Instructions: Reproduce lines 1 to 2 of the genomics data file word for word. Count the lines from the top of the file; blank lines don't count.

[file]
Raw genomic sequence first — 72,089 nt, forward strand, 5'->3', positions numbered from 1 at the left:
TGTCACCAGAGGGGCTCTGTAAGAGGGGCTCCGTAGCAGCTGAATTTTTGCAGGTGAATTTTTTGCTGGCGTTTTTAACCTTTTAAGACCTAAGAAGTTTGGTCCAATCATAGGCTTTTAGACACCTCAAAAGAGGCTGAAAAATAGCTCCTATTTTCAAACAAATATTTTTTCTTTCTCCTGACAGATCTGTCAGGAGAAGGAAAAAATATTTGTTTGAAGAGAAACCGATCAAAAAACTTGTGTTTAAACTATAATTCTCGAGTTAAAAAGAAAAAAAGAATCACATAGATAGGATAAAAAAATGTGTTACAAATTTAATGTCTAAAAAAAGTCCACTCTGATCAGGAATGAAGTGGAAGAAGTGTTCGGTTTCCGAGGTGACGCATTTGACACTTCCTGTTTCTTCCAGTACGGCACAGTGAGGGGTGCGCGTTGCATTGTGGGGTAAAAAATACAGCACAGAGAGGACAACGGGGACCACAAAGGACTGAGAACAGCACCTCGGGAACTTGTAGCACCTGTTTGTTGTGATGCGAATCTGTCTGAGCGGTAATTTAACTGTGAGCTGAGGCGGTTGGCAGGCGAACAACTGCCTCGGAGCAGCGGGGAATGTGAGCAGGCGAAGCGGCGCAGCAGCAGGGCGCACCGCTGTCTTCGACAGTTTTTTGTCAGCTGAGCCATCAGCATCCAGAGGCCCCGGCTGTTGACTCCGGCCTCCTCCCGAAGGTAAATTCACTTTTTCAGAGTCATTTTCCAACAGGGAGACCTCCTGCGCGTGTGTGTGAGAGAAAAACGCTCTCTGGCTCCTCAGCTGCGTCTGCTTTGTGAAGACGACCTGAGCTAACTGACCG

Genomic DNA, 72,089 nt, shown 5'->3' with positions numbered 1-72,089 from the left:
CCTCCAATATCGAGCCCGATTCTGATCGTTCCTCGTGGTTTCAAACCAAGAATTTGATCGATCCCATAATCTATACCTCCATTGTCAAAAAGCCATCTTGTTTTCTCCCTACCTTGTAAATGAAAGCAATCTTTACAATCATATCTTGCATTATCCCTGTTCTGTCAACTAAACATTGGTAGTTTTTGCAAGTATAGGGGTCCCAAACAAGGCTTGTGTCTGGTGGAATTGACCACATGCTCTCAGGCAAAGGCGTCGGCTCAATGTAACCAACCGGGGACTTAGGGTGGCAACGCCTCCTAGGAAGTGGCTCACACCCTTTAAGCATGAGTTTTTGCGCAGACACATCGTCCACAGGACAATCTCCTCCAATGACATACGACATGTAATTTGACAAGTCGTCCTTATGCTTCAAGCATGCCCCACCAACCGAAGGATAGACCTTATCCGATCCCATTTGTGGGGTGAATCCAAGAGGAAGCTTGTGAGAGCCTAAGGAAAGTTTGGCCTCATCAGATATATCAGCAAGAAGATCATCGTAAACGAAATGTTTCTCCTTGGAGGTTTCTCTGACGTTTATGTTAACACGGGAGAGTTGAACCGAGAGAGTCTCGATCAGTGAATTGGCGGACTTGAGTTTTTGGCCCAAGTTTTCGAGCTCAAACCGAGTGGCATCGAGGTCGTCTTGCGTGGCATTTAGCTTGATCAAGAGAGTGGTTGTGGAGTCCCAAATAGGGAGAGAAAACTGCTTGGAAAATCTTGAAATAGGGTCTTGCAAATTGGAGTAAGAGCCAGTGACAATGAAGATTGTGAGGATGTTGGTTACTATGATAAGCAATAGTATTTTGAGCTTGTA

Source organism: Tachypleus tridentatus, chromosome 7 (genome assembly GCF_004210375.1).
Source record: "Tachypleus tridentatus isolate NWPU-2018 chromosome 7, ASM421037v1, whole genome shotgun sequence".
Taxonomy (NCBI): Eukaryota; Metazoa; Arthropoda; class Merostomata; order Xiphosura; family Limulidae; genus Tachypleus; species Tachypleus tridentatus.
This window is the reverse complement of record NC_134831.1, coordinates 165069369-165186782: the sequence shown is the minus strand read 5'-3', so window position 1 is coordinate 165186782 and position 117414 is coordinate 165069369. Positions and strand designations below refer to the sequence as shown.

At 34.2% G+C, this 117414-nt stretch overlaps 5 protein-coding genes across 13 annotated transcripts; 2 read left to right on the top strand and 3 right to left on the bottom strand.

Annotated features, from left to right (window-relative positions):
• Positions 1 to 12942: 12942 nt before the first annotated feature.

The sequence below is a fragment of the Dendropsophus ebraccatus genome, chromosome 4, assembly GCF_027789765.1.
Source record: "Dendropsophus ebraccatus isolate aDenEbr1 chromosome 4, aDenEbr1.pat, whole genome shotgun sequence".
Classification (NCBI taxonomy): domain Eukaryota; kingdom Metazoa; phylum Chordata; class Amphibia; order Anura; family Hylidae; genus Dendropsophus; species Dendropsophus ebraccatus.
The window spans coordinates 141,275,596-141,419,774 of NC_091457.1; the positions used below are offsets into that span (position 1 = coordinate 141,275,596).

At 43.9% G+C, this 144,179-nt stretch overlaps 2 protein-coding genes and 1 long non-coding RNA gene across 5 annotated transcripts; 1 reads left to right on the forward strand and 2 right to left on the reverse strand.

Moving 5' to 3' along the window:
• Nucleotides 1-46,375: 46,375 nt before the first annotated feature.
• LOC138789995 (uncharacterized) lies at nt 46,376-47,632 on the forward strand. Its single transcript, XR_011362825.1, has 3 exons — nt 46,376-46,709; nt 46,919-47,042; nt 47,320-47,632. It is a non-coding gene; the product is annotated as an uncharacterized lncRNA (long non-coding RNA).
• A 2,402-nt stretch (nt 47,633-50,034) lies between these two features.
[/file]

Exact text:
Raw genomic sequence first — 72,089 nt, forward strand, 5'->3', positions numbered from 1 at the left:
TGTCACCAGAGGGGCTCTGTAAGAGGGGCTCCGTAGCAGCTGAATTTTTGCAGGTGAATTTTTTGCTGGCGTTTTTAACCTTTTAAGACCTAAGAAGTTTGGTCCAATCATAGGCTTTTAGACACCTCAAAAGAGGCTGAAAAATAGCTCCTATTTTCAAACAAATATTTTTTCTTTCTCCTGACAGATCTGTCAGGAGAAGGAAAAAATATTTGTTTGAAGAGAAACCGATCAAAAAACTTGTGTTTAAACTATAATTCTCGAGTTAAAAAGAAAAAAAGAATCACATAGATAGGATAAAAAAATGTGTTACAAATTTAATGTCTAAAAAAAGTCCACTCTGATCAGGAATGAAGTGGAAGAAGTGTTCGGTTTCCGAGGTGACGCATTTGACACTTCCTGTTTCTTCCAGTACGGCACAGTGAGGGGTGCGCGTTGCATTGTGGGGTAAAAAATACAGCACAGAGAGGACAACGGGGACCACAAAGGACTGAGAACAGCACCTCGGGAACTTGTAGCACCTGTTTGTTGTGATGCGAATCTGTCTGAGCGGTAATTTAACTGTGAGCTGAGGCGGTTGGCAGGCGAACAACTGCCTCGGAGCAGCGGGGAATGTGAGCAGGCGAAGCGGCGCAGCAGCAGGGCGCACCGCTGTCTTCGACAGTTTTTTGTCAGCTGAGCCATCAGCATCCAGAGGCCCCGGCTGTTGACTCCGGCCTCCTCCCGAAGGTAAATTCACTTTTTCAGAGTCATTTTCCAACAGGGAGACCTCCTGCGCGTGTGTGTGAGAGAAAAACGCTCTCTGGCTCCTCAGCTGCGTCTGCTTTGTGAAGACGACCTGAGCTAACTGACCG